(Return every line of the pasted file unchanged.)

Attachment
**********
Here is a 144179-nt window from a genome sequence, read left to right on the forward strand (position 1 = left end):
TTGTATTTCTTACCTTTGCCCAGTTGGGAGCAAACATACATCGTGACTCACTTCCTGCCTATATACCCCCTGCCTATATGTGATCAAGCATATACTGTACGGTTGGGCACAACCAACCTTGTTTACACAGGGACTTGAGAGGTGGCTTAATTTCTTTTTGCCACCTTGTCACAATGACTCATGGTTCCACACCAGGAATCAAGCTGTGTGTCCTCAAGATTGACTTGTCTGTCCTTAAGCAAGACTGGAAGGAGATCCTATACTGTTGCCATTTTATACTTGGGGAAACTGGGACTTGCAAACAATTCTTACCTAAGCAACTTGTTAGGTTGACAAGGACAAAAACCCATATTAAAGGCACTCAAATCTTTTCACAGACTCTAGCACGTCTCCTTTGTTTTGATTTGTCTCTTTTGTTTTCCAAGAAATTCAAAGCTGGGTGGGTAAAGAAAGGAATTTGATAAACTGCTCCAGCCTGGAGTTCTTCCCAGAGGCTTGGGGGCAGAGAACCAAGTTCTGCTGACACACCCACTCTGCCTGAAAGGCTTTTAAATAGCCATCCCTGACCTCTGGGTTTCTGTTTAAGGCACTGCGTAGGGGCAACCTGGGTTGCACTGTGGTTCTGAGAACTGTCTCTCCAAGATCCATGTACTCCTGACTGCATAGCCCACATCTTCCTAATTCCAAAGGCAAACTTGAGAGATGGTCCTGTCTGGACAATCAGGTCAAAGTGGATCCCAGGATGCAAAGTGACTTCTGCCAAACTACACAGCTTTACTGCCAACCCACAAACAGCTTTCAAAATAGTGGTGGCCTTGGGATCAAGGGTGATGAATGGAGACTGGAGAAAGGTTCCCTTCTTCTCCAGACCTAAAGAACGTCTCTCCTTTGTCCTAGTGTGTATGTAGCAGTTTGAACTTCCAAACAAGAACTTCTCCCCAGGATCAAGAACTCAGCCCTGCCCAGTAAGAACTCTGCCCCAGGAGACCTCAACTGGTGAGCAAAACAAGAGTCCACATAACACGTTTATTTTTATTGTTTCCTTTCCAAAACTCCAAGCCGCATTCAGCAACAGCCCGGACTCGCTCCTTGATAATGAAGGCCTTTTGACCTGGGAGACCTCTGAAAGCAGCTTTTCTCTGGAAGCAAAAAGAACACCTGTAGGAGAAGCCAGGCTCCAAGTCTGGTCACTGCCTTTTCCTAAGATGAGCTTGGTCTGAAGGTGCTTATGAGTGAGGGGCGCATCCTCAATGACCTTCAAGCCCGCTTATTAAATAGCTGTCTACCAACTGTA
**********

Here is a 144179-nt window from a genome sequence, read left to right on the forward strand (position 1 = left end):
TTGTATTTCTTACCTTTGCCCAGTTGGGAGCAAACATACATCGTGACTCACTTCCTGCCTATATACCCCCTGCCTATATGTGATCAAGCATATACTGTACGGTTGGGCACAACCAACCTTGTTTACACAGGGACTTGAGAGGTGGCTTAATTTCTTTTTGCCACCTTGTCACAATGACTCATGGTTCCACACCAGGAATCAAGCTGTGTGTCCTCAAGATTGACTTGTCTGTCCTTAAGCAAGACTGGAAGGAGATCCTATACTGTTGCCATTTTATACTTGGGGAAACTGGGACTTGCAAACAATTCTTACCTAAGCAACTTGTTAGGTTGACAAGGACAAAAACCCATATTAAAGGCACTCAAATCTTTTCACAGACTCTAGCACGTCTCCTTTGTTTTGATTTGTCTCTTTTGTTTTCCAAGAAATTCAAAGCTGGGTGGGTAAAGAAAGGAATTTGATAAACTGCTCCAGCCTGGAGTTCTTCCCAGAGGCTTGGGGGCAGAGAACCAAGTTCTGCTGACACACCCACTCTGCCTGAAAGGCTTTTAAATAGCCATCCCTGACCTCTGGGTTTCTGTTTAAGGCACTGCGTAGGGGCAACCTGGGTTGCACTGTGGTTCTGAGAACTGTCTCTCCAAGATCCATGTACTCCTGACTGCATAGCCCACATCTTCCTAATTCCAAAGGCAAACTTGAGAGATGGTCCTGTCTGGACAATCAGGTCAAAGTGGATCCCAGGATGCAAAGTGACTTCTGCCAAACTACACAGCTTTACTGCCAACCCACAAACAGCTTTCAAAATAGTGGTGGCCTTGGGATCAAGGGTGATGAATGGAGACTGGAGAAAGGTTCCCTTCTTCTCCAGACCTAAAGAACGTCTCTCCTTTGTCCTAGTGTGTATGTAGCAGTTTGAACTTCCAAACAAGAACTTCTCCCCAGGATCAAGAACTCAGCCCTGCCCAGTAAGAACTCTGCCCCAGGAGACCTCAACTGGTGAGCAAAACAAGAGTCCACATAACACGTTTATTTTTATTGTTTCCTTTCCAAAACTCCAAGCCGCATTCAGCAACAGCCCGGACTCGCTCCTTGATAATGAAGGCCTTTTGACCTGGGAGACCTCTGAAAGCAGCTTTTCTCTGGAAGCAAAAAGAACACCTGTAGGAGAAGCCAGGCTCCAAGTCTGGTCACTGCCTTTTCCTAAGATGAGCTTGGTCTGAAGGTGCTTATGAGTGAGGGGCGCATCCTCAATGACCTTCAAGCCCGCTTATTAAATAGCTGTCTACCAACTGTA